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Vulnerable States

Bodies of Memory in Contemporary Caribbean Fiction

Guillermina De Ferrari

Publication Year: 2012

According to Martinican theorist Édouard Glissant, the twentieth century has been dominated in the Caribbean by a passion for the remembrance of colonial history. But while Glissant identifies this passion for memory in the thematizing of nature in Caribbean modernist life, scholar Guillermina De Ferrari claims it is the vulnerability of the human body that has become the trope to which Caribbean postmodernist authors largely appeal in their efforts to revise the discourse that has shaped postcolonial societies. In Vulnerable States: Bodies of Memory in Contemporary Caribbean Fiction, De Ferrari offers a comparative study of novels from across the Caribbean, arguing that vulnerability (symbolic and therefore political) should be seen as the true foundation of Caribbeanness.

While most theories of the region have traditionally emphasized corporeality as a constitutive aspect of Caribbean societies, they assume its uniqueness is founded on race, itself understood either as a "fact" of the body or as the "ethnic" fusion of distinctive cultures of origin. In reconceptualizing corporeality as vulnerability, De Ferrari proposes an alternative view of Caribbeanness based on affect—that is, on an emotional disposition that results from the alienating role historical, medical, and anthropological notions of the body have traditionally played in determining how the region understands itself. While vulnerability thus addresses the role historically played by race in determining systems of social and political powerlessness, it also prefigures other ways in which Caribbeanness is currently negotiated at local and international levels, ranging from the stigmatization of the ill to the global fetishization of the region’s physical beauty, material degradation, and political stagnation.Positioned at the intersection of literary and anthropological study, Vulnerable States will appeal to Caribbeanists of the three major language areas of the region as well as to postcolonial scholars interested in issues of race, gender, and nation formation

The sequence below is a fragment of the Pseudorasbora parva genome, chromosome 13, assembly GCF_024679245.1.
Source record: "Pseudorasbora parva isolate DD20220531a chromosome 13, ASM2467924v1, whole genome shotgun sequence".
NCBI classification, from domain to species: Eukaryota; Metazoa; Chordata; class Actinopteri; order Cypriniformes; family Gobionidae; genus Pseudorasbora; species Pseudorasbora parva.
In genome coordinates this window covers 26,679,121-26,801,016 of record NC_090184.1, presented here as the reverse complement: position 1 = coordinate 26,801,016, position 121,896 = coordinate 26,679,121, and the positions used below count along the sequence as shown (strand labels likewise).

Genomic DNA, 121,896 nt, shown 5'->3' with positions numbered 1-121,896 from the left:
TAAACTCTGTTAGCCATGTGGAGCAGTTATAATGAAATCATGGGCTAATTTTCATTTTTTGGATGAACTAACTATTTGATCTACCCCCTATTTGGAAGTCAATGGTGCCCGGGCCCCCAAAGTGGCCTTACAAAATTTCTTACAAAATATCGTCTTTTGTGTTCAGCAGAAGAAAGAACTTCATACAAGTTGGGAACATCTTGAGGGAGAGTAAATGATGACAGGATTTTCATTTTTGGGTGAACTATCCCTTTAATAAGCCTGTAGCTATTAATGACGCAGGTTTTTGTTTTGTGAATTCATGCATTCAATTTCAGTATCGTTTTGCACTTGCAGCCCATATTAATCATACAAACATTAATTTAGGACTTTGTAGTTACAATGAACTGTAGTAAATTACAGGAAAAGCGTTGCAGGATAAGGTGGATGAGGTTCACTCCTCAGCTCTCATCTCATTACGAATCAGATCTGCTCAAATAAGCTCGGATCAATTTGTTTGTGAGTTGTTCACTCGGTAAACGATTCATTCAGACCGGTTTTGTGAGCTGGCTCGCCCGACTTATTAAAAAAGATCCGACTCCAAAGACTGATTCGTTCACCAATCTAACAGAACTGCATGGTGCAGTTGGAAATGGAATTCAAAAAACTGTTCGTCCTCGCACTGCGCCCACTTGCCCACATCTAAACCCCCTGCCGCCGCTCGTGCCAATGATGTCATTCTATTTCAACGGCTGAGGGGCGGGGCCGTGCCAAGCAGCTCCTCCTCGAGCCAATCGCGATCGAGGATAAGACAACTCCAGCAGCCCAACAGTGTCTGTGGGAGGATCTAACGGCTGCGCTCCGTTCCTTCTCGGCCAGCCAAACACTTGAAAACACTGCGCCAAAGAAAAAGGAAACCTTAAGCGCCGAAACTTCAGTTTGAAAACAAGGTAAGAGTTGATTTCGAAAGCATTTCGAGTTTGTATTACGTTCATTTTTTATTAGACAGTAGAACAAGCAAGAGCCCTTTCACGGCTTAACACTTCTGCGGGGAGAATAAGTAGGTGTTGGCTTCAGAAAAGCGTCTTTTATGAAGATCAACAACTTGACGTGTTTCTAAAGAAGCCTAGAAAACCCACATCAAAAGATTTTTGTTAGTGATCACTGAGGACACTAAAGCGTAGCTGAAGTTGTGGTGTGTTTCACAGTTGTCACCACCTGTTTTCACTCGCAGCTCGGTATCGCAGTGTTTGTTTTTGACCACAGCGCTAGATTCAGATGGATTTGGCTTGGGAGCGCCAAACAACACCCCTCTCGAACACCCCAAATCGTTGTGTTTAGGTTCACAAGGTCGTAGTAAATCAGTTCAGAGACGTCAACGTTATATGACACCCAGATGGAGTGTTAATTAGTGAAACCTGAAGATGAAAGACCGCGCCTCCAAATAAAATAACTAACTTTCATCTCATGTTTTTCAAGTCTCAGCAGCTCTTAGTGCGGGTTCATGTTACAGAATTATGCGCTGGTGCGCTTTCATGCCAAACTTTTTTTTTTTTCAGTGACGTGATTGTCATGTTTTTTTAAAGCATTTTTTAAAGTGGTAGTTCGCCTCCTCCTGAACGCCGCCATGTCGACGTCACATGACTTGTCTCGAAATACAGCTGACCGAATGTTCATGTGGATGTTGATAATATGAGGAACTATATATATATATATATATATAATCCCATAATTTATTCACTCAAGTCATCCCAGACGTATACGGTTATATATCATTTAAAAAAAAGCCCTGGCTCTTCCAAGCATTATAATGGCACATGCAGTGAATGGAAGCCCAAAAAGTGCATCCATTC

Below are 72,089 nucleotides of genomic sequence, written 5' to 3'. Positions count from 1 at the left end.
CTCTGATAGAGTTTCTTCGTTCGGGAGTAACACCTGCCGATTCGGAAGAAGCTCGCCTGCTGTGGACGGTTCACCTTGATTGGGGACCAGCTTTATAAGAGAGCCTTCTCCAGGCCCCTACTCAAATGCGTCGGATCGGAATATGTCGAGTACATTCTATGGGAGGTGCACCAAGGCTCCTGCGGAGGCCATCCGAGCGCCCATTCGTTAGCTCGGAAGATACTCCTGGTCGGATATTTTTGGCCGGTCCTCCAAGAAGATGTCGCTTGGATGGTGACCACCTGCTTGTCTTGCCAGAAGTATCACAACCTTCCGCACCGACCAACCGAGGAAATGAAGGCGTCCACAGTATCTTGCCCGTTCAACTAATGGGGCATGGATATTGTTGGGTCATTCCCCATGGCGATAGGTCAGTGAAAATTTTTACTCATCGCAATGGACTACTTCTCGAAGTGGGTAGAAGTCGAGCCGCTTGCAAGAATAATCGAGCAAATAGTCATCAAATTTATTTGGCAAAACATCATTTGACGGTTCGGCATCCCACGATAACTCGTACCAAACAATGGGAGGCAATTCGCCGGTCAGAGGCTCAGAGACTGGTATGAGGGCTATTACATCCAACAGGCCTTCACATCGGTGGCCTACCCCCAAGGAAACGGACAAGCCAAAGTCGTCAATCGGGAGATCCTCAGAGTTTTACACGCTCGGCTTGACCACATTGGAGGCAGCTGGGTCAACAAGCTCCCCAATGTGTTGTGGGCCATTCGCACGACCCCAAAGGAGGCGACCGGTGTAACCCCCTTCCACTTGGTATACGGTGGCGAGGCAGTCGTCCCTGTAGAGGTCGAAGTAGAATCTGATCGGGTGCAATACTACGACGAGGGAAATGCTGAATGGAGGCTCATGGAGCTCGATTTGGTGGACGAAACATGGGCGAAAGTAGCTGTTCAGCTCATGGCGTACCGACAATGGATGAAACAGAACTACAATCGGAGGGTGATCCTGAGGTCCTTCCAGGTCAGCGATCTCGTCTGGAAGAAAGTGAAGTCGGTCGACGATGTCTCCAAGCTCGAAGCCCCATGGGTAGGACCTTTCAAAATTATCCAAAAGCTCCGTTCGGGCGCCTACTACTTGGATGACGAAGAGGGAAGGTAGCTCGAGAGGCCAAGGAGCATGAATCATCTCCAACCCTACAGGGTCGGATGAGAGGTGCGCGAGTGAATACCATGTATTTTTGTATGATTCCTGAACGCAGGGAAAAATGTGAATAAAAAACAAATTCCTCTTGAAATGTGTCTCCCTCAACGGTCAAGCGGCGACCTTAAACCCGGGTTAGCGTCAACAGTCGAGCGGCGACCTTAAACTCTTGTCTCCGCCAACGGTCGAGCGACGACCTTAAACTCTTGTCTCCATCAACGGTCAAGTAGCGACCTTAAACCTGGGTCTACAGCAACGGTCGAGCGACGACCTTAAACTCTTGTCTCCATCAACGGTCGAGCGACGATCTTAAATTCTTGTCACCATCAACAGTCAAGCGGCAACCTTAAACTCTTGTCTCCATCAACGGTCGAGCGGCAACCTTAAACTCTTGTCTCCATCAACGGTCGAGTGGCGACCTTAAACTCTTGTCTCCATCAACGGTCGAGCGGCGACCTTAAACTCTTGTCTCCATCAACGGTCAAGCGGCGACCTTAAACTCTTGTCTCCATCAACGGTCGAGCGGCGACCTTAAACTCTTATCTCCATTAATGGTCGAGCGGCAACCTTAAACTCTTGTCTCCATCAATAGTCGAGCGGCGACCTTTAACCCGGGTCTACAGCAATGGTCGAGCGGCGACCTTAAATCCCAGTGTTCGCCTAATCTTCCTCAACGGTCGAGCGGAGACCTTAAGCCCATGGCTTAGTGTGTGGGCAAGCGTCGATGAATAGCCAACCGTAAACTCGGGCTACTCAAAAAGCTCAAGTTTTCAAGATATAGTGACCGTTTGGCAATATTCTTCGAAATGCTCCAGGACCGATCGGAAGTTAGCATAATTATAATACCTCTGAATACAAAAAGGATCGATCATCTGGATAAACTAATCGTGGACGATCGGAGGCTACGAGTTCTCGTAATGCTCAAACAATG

Published by: University of Virginia Press

Title Page, Copyright, Dedication

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Table of Contents

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Acknowledgments

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pp. ix-x

Writing and revising this manuscript was approximately an eight-year enterprise, which spanned various important phases of my life. I have accumulated many debts of gratitude in this time. From my New York City life, I would like to thank Jean Franco for her brilliant and generous guidance...

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Introduction: The Myth of the Vulnerable Body

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pp. 1-28

In his portrait of a black man returning to the Caribbean from exile in France, Frantz Fanon describes the psychological transformation of the now Europeanized Antillean man as a physical change: “The black man who has lived in France for a length of time returns radically changed. To express...